international station

So unreal to complete my first Mission Control shift!! (With a mentor)

Got to coordinate with people in Alabama and Japan, give one of the ISS GOs for the initial Dragon launch attempt (hopefully all goes well tomorrow!), and send commands to the International Space Station.

I love my job 🌎🚀🎉😍 #foreverfangirling

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Oddly enough, Kate Rubins journey to space started in central Africa.

“If you put your finger on a map in the middle of Africa, that’s about where our field site was located,” says Rubins, a microbiologist as well as an astronaut.

It was 2007, and an airplane touching down on a grass runway in the Democratic Republic of the Congo had brought Rubins and her colleagues to study a nasty outbreak of monkey pox in a remote village. She’d already spent time studying HIV, Ebola and smallpox in the lab.

This time the airplane wouldn’t be back for six weeks.

Rubins didn’t know it at the time, but that remote expedition gave her experience she’d eventually draw on during a much bigger journey — to outer space. And while, she doesn’t fit the normal astronaut profile. Many start out as military pilots, engineers or doctors — not microbiologists studying viruses. But she got the job.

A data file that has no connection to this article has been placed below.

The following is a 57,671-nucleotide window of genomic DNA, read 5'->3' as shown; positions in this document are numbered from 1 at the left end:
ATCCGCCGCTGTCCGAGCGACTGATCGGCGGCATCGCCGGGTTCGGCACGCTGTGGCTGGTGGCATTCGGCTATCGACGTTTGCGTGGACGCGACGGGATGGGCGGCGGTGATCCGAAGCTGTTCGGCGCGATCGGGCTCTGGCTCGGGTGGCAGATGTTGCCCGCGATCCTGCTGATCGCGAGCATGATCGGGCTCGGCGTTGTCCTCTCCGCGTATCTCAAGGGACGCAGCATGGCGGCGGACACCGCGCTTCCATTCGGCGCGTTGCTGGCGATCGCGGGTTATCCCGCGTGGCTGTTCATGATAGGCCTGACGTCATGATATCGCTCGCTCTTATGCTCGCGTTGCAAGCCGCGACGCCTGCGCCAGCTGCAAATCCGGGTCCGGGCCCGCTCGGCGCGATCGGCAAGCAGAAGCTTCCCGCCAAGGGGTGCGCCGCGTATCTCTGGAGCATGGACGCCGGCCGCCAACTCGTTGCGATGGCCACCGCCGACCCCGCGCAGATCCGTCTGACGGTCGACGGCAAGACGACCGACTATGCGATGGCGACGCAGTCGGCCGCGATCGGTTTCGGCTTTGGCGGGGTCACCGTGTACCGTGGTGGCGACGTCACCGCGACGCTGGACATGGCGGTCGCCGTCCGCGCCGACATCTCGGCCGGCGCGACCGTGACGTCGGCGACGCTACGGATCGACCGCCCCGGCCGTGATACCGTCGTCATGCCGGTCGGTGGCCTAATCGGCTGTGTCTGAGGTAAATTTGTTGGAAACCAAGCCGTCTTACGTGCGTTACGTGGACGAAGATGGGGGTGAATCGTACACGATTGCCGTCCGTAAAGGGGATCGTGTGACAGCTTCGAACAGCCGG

A Microbe Hunter Plies Her Trade In Space

Photo by NASA Johnson/Flickr and NASA

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the view from the international space station, some 250 kilometres above earth. travelling at nearly 2900 kilometres an hour, it orbits the earth every ninety minutes. consider that if the earth was the size of a basketball, our atmosphere would be as thick as a sheet of paper. the reds and greens you see illuminating our atmosphere is the result of airglow (though in some of these it’s also the aurora). for more on airglow, see this post.

Astronauts aboard the International Space Station took this incredible picture of the Progress MS-03 spacecraft burning up in Earth’s atmosphere last week. Launched in July, 2016, the spacecraft spent more than seven months docked at the outpost, burning up on January 31.

Progress is not the only spacecraft whose reentry has been visible from the ISS. Multiple flights of the ATV have seen their end of mission events documented from the lab, as well as shuttle reentrys. 

Since visiting spacecraft must launch in the same orbital plane of the ISS, the complex is flying overhead of the launch site during a mission’s ascent. As such, crewmembers have also been able to document the launch of many craft, including Progress MS-02 and Cygnus OA-4.